Jet lag makes you feel miserable. Your body and mind function like separate people; one is exhausted and wants to stay in and watch Netflix, the other is ready to head out to see the sites or enjoy the night life. The result is a hazy, achy, unsettling feeling and makes everyone in the family ornery at best.
When traveling with others, there is the added quirk of everyone exhibiting their jet lag differently. Some are super human for the first few days and then crash after everyone else has recovered. Some take days to recover, never seeming to fully acclimate to the new time zone.
Our trip from Singapore to Copenhagen had the added adventure of a drastic change in the amount of daylight. Singapore, in a word, is consistent. The people, the structure, the landscape, the weather, and the rising and setting of the sun are consistent all year. The sun rises at about 7:00 am and sets about 7:00 pm every single day of the year since it’s just about 88 miles to the equator. By arriving in Copenhagen during the summer, this exacerbated our jet lag by adding a layer of confusion. We’re ready for bed and it’s still bright and sunny; and when we wake up too early, its still bright and sunny.
So, on day two of our arrival, we headed back to our Airbnb early since we knew the kids would be tired. The rooms we were staying in–rented to us by a Dane named Henrick–also had a trampoline in the backyard. This was just not something that I looked for in my rental criteria, it’s was just a bonus amenity (or possibly a detracting factor if you just aren’t into trampolines.) The kids spotted it when we first arrived and despite being exhausted, they begged to go out and try it.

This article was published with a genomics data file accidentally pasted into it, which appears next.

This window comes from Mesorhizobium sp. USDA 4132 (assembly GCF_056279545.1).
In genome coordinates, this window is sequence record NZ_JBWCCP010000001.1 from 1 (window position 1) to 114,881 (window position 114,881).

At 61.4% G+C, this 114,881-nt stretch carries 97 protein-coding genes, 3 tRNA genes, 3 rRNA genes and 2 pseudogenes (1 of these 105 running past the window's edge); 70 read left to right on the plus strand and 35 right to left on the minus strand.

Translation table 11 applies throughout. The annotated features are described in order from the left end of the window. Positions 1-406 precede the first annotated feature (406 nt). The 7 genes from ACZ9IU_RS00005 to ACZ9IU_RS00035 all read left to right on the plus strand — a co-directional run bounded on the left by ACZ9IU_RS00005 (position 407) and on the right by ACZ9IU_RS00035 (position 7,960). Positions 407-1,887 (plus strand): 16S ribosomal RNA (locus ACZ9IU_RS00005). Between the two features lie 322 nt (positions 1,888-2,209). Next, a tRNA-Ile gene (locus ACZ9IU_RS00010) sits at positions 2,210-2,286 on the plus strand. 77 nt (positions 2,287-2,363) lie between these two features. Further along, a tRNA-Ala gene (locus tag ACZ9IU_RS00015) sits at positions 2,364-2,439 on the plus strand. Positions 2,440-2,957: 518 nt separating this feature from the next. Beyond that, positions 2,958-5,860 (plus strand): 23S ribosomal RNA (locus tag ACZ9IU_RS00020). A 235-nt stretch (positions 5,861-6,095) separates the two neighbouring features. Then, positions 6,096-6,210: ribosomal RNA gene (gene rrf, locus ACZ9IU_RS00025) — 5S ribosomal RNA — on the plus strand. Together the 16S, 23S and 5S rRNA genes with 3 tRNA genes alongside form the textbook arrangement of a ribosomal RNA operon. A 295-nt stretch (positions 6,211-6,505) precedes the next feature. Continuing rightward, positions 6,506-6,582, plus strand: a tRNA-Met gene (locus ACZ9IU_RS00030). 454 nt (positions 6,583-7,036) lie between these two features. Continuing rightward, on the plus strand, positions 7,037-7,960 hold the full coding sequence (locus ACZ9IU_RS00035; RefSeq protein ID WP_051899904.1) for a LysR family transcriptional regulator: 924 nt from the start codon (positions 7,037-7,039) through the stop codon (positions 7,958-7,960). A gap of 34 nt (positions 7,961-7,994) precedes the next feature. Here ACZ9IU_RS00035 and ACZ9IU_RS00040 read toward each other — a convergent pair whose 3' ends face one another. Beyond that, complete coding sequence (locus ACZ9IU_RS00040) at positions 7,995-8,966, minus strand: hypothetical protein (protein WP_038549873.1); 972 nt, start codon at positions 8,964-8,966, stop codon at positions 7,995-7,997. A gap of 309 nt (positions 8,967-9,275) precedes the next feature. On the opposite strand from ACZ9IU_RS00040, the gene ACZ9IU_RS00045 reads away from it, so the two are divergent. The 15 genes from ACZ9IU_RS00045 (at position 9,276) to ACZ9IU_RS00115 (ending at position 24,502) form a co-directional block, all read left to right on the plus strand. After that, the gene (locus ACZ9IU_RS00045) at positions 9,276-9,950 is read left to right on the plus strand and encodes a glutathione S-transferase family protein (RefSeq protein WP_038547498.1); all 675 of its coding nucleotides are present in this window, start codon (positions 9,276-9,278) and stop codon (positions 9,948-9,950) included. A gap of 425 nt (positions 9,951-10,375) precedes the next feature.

We arrived back home at 4:00 pm. expecting the kids to look at us bleary-eyed and tumble into bed. But they perked up at the sight of the trampoline and headed out to jump. Even though I was in bed struggling to keep my eyes open at 7:00 pm, they stayed out and jumped for four hours, with a brief break for dinner, before we had to call them in and force them into bed. Ditto for the following morning; they were up and awake by 6:30 am, begging to go out and jump. From 7:00 am until lunchtime, they jumped. This also included a few rounds of slow-motion videos to record epic as well as non-epic jumps. Jet lag conquered, for the kids at least.
The topic of trampolines leads me to share how well the Danes are at creating playgrounds. We stumbled upon a few yesterday, and they are fantastic. They are simplistic in design and make use of natural materials like wood and stones. The are a refreshing break from the overly protective and plastic made playgrounds we used in America, and the always in repair structures in Singapore. This also makes them more challenging for the kids and also pretty fun for adults.
They are also relaxing and pleasing to the eye, snuggled right into the landscape as if they grew there naturally. Things like trampolines were tucked in the ground into manufactured undulating green hills (since Denmark is remarkably flat) and ninja-warrior-type courses were laid out using large timber over a bed of deep, fish-tank sized pebbles which made for a surprisingly soft landing for falls.